Sweet Highland Revenge (Preview)
The bells tolled, ending evening prayers and calling the Brothers to supper. It was a low, resonant sound that reverberated through Ronan’s bones and down into his soul as he watched the rest of the monks file out of the chapel. Father Ninian, the head of their order, was Ronan’s mentor and closest friend at the monastery. He paused before him, laying his hand gently on his shoulder.
Ninian was an older man with a ring of iron-gray hair and a grizzled beard of the same color. He wasn’t a tall man, but he was pudgy, affable, and one of the smartest men Ronan had ever met. He enjoyed their long intellectual and philosophical conversations, never failing to learn something, or gain some new perspective every time they talked.
“I’ll make sure yer food is kept warm,” Ninian said.
“Thank ye, Faither.”
“Are ye doing all right, Ronan?”
He nodded. “Aye. I’m doin’ just fine. Why dae ye ask?”
Ninian shrugged. “Ye’ve been quieter than usual lately.”
A wry smile curled his lips upward. “Ye’ve just given me a lot tae think about.”
The older man looked at Ronan closely for a moment but then nodded and gave him a smile. Ronan could tell that Ninian didn’t quite believe him but had the good sense not to push him. Though Father Ninian encouraged him to talk – to unburden himself, he never forced Ronan to reveal anything. He gave him the time and space he needed, and the best thing from Ronan’s perspective was that Ninian didn’t push religion on him.
He knew it was an odd thing to say, given that he was living at Airnred Monastery, an initiate of a religious order. But he hadn’t come to the monastery following the call of God. Not directly. He came to Airnred because he needed to change his life, and it seemed as if the monastery offered him the best chance of doing that. He was still trying to come around to living a life based on a faith he’d been ambivalent to his whole life.
“Whatever it is that’s botherin’ ye, if ye cannae tell me, tell God, lad,” Father Ninian added gently, “Even if ye think he’s nae listenin’, take me word for it… he is. He always listens.”
“I will, Faither. Thank ye,” Ronan said.
Ninian remained for a moment, then nodded as if to himself before turning to join the Brothers at their meal.
“Be sure tae eat somethin’ tonight, lad. We’re nae takin’ vows of starvation here,” Ninian called over his shoulder as he walked out of the chapel.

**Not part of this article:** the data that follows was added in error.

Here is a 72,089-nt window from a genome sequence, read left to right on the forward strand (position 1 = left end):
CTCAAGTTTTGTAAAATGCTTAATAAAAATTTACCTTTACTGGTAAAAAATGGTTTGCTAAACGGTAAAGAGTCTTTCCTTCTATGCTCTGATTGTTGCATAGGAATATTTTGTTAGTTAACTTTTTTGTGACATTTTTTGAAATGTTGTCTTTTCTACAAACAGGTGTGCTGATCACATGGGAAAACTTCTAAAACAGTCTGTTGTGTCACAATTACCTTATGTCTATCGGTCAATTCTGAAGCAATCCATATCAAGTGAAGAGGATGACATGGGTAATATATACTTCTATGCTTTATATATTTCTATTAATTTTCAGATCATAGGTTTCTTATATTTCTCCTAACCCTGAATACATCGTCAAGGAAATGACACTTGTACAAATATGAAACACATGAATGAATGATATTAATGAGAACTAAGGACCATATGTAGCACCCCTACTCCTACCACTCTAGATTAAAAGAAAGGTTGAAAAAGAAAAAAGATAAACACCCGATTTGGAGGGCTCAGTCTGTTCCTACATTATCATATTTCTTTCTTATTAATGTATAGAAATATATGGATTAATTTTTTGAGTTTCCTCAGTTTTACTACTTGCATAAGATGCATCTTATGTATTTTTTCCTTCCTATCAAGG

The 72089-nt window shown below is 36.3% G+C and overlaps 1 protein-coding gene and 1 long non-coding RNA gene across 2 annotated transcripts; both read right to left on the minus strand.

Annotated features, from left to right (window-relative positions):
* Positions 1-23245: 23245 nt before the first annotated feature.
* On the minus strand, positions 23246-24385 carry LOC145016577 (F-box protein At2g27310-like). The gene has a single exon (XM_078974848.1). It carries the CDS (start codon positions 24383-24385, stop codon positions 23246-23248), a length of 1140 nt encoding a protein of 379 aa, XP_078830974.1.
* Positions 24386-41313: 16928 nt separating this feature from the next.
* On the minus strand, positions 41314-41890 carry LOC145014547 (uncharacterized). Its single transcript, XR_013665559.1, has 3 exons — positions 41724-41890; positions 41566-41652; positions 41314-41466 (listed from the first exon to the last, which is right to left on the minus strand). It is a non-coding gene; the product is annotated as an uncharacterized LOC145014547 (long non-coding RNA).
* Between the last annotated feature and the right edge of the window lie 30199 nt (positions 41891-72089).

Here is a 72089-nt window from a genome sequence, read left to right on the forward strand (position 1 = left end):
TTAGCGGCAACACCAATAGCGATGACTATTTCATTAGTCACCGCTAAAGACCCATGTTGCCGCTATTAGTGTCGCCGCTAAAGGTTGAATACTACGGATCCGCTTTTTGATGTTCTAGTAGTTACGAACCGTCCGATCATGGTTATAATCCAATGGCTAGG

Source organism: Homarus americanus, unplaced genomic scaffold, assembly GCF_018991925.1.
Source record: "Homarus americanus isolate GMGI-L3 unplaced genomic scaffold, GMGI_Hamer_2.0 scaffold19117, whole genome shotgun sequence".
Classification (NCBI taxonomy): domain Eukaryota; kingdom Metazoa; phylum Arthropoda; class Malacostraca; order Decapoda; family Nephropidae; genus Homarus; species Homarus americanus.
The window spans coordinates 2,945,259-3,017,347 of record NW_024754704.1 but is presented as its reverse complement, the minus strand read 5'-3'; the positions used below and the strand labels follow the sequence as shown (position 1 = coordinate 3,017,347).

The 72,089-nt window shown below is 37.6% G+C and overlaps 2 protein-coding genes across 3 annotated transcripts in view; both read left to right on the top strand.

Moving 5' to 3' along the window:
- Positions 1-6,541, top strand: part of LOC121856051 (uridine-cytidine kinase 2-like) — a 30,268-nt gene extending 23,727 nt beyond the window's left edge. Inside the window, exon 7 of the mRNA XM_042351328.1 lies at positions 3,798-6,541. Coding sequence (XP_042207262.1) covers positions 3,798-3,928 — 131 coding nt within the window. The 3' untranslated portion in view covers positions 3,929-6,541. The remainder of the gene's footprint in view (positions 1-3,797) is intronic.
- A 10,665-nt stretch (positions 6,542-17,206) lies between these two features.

Ronan smirked as the older man walked out. As an initiate, he didn’t take his meals with the others and was left alone to clean things up. He would get to eat later － alone in the kitchens. Ronan knew his situation was different. He was not like the other initiates who had followed the call of God to Airnred. Sensitive to that, Ninian did what he could to protect Ronan as he took his journey, uncertain where it would lead him. Even after all this time.
Ninian felt that limiting his exposure to the other initiates was the best way to protect him － and them, of course. Ronan knew Father Ninian couldn’t have him blending with the regular initiates. Not until he’d decided on his true path. Ronan understood that, of course. He didn’t want his lack of belief to rub off on the other initiates, making them question themselves as he did. But he also thought it sometimes made for a very lonely existence. There were times he felt more like a wraith moving about the halls of Airnred than an actual person.
He wanted to give himself over to this life. To be a man of service and devotion. Ronan wanted to belong. He wanted to believe as they did. But in the couple of years with the Brothers, he’d yet been able to give himself over to the faith completely. He was holding himself back and didn’t know why. Faith and his reluctance to fully embrace it had been the subject of many long conversations with Father Ninian over his time here.
Stepping through the door, he stood on the porch, looking across fields of green and to the loch beyond. The sun was slipping toward the horizon, casting the sky in fiery shades of orange and red that reflected vibrantly off the glassy surface of the water.
He breathed in deeply, savoring the fresh, clean air around him. Airnred nestled in the foothills of the Highlands, surrounded by forests as far as the eye could see. It always smelled of wildflowers and the thick earthy musk and pine of the woods. The world around him was quiet. Peaceful. And it was in moments like that when he felt in harmony with the world, felt the closest to God. Certainly far more than in the chapel with the other Brothers of the order.
Suddenly, the front door of the chapel crashed open and gave Ronan a start. He turned and dashed inside, just in time to see a figure staggering through the doorway. The stranger, a man, knocked the benches askew as he crumpled to the floor with a loud grunt. Ronan ran to the man and rolled the stranger onto his back. Even through the mud and blood that covered the man’s face, Ronan recognized him instantly, a gasp passing his lips.
“Conall, what’s happened tae ye?” Ronan asked, “Cousin, what’s happened?”